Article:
How to Understand Sun Rash?

Buck Goldsmith  2019-09-18 15:54:50

Sun rash, sometimes called heat rash, sun allergy, or sun sensitivity (photosensitivity), is a red, itchy rash that can occur if your skin is exposed to sunlight. The medical terminology for this issues is Polymorphic Light Eruption (PMLE). This issue may be itchy and troublesome, but it does not cause permanent damage to your skin. 

  1. 1Learn about Polymorphic Light Eruption (PMLE). PMLE is an itchy, red skin rash that develops when your skin is exposed to the sun. The term polymorphic indicates that the rash will look different when it develops on different people. This condition is most common in the spring, which is when your skin is exposed to stronger sunlight for the first time after winter. Sun rash is more common in women than in men and it most often occurs in children and adults between 20 and 40 who live in Northern Europe or North America. This is due to the temperate climate in these areas.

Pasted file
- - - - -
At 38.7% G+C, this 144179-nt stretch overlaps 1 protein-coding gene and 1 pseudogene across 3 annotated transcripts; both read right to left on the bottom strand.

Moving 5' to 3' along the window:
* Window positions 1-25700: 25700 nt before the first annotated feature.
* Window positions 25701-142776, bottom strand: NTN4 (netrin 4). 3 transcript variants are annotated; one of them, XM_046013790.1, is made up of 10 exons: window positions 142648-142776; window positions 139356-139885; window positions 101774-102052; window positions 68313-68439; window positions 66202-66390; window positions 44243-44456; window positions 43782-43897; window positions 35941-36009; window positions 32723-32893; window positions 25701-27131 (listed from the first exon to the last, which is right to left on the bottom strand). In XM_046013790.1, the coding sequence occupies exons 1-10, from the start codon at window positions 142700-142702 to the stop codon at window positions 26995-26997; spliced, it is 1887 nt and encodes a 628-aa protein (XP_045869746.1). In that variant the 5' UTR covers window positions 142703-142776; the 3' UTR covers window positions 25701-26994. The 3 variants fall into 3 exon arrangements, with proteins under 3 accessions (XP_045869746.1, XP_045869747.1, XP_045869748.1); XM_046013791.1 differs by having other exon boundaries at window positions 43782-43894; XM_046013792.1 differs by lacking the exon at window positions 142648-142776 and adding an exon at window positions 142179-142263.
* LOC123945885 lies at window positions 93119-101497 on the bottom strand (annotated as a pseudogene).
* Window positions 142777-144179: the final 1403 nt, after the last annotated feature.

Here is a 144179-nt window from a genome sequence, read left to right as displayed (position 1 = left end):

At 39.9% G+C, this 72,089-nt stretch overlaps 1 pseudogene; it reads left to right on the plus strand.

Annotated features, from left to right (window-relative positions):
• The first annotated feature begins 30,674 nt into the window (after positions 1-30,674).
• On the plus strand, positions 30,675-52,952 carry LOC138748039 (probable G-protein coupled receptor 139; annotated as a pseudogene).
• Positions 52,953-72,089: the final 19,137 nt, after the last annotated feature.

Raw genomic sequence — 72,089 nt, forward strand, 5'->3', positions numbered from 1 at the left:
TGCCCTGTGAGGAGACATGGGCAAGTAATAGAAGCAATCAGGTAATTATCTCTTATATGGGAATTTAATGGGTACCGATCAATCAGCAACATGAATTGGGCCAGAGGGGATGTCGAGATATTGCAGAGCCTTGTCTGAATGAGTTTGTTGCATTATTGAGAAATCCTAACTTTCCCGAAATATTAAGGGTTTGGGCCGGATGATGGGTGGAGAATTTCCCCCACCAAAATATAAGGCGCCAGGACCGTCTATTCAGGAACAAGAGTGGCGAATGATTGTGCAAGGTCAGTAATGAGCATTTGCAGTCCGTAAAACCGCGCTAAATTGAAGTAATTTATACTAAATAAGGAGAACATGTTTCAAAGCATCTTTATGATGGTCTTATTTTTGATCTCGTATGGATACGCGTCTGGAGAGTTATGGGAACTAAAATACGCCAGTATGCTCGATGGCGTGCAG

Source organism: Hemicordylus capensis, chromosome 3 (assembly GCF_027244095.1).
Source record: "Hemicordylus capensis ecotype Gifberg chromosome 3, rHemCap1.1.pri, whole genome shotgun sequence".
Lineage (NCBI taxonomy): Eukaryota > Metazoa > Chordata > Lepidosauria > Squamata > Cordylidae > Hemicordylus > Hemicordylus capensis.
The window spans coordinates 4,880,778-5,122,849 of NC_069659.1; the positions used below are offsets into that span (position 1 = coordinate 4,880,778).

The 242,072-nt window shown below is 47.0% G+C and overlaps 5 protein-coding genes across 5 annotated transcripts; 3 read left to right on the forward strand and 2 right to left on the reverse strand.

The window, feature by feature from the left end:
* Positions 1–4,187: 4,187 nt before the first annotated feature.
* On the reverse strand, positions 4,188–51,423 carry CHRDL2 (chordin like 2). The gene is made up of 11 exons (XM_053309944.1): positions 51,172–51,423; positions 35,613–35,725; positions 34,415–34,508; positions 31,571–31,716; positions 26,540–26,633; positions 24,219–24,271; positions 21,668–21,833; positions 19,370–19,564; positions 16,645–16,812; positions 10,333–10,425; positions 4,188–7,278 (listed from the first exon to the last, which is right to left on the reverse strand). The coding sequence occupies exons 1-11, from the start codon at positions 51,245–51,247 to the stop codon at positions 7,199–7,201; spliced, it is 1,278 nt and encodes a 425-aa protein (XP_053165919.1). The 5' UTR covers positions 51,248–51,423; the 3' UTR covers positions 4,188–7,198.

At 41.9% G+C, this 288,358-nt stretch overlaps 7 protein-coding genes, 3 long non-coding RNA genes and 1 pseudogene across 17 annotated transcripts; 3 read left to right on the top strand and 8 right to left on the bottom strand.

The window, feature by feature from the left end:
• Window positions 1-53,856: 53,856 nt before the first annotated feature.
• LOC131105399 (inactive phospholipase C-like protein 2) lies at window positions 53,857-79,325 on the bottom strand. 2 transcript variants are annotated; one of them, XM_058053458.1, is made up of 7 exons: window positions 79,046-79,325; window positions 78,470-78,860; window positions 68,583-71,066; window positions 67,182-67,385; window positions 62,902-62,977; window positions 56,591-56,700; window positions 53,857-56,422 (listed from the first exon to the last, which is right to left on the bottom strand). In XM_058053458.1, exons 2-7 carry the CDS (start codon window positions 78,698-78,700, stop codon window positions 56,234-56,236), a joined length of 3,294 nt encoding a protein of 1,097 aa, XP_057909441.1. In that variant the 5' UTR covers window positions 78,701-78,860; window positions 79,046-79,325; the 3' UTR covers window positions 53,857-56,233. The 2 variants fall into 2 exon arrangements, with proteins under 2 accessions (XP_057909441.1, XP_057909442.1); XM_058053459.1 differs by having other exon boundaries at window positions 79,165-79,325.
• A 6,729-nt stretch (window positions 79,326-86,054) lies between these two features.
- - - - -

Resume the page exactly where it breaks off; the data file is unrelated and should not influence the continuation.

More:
• 2Be aware of why sun rash develops. Sun rash is considered an allergic reaction, but not in the traditional sense. It generally develops because your immune system reacts to exposure to the combination of UV radiation and visible light.
      • 3Recognize the symptoms of sun rash. The main symptom of sun rash is an itchy red rash that develops on the skin with small raised bumps or blisters. This can happen within 20 minutes of sun exposure, but it can also take a few hours. The rash will typically appear on your arms, your chest, or your legs. This is because these areas are generally covered more during the winter months and become desensitized to the sun. Even if you treat the first instance of the rash, it may recur if you go back out into the sun. These recurrences are typically less severe than the first.
        • 4Learn the causes of sun rash. In addition to direct exposure to the sun, you can get a sun rash from exposure to the sun through a window or by exposure to fluorescent lighting. Another form of sun rash can occur as a reaction to chemicals or medications. These two conditions are called photoallergic dermatitis and drug-induced photosensitivity. Certain chemicals in soaps, perfumes, skin lotions, detergents, and makeup can react to sun exposure and cause a sun rash. This can easily be remedied if you stop using the product that causes the reaction.
          • 5See your doctor. If you try home treatments and the rash doesn't go away within 24 hours, call your doctor. You may have a different kind of rash or there may be a larger, more complicated reason for your sun rash. If your sun rash gets worse after any home treatment, you should also see your doctor.